July 26, 2013
Publishers have paid $166 million in price-fixing case; Apple will probably pay way, way more than that
by Alex Shephard
According to a document released on Tuesday, the five publishers involved in the DOJ’s recent ebook price-fixing case paid $166,158,426 to settle the state and consumer charges brought against them. Over at Publishers Weekly, Andrew Albanese breaks down that figure:
Notably, the letter includes the total damage awards calculated by the states and lists the amount publishers agreed to pay as a percentage of those damages. In that regard, the deals look pretty good for the initial three settling publishers (Hachette, HarperCollins, and Simon & Schuster). Hachette was calculated to be on the hook for a total of $62,280,000, but has paid $32,686,165, roughly 52% of what it was liable for. HarperCollins paid $20,168,710, about 65% of $31,140,000 it was assessed for. And Simon & Schuster was on the hook for $42,920,000, and paid $18,303,551 or 42% of assessed damages.
Penguin and Macmillan, meanwhile, appear to have paid a premium for being the last two publishers to settle claims. Penguin, which struck a deal just days before Apple’s June trial, agreed to pay $75 million to settle calculated damages of $62,128,000, or 121% of its assessed liability. Macmillan, which settled in March, paid $20 million to settle damage claims of $18,515,000—or, 108% of their liability.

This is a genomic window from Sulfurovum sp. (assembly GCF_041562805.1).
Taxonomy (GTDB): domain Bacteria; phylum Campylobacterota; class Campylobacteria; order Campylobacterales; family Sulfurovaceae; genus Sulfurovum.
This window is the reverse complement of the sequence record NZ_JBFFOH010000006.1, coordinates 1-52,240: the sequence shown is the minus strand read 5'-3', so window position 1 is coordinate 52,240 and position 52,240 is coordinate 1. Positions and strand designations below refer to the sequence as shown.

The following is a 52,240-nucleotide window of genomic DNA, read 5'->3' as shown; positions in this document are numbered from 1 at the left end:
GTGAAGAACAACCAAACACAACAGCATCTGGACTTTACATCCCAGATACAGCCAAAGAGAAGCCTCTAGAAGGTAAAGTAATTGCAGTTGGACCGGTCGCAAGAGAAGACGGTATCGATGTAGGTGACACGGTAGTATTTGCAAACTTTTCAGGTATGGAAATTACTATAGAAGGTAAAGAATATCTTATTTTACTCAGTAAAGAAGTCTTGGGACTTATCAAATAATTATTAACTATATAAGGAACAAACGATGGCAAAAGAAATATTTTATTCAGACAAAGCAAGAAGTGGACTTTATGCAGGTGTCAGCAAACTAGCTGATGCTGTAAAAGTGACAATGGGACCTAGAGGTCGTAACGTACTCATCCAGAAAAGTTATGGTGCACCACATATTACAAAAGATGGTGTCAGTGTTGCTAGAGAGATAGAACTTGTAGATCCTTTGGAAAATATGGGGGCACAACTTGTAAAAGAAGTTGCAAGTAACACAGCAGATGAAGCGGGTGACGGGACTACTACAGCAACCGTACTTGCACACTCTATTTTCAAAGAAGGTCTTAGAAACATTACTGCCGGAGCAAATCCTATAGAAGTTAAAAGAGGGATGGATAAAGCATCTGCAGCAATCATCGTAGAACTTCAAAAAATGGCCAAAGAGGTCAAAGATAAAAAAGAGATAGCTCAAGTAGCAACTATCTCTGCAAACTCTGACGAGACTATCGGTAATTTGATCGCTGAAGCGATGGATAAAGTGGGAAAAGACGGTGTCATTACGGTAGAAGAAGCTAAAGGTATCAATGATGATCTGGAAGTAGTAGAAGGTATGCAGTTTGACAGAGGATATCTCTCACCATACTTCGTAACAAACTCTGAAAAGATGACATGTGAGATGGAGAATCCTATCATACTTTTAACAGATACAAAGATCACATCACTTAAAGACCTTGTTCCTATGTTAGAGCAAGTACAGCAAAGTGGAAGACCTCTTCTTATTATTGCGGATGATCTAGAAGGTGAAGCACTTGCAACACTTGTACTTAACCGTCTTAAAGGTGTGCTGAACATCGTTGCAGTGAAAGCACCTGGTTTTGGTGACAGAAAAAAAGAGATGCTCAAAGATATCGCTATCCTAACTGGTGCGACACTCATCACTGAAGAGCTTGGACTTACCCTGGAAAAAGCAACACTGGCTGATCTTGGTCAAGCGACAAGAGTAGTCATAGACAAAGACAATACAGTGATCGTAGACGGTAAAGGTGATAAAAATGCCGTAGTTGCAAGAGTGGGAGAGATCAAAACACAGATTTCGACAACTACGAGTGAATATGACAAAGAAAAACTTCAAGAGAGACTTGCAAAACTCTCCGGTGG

The document was provided to Judge Denise Cote, who oversaw the trial, by Texas Attorney General Greg Abbott.
Laura Hazard Owen reported for PaidContent yesterday that a number of experts expect Apple will “likely face a liability payment of harm to consumers times three, minus the $166 million already paid out by publishers,” which means that the tech giant will be on the hook for nearly half a billion dollars. That is a ton (I believe the proper term is “shit-ton”) of money, but this is Apple we’re talking about and they have a ridiculous amount of money. As PaidContent‘s Jeff Roberts wrote earlier this month, “The dollar amount, however, is unlikely to faze Apple, which is rich enough to buy the entire publishing industry if it chose.”
Alex Shephard is the director of digital media for Melville House, and a former bookseller.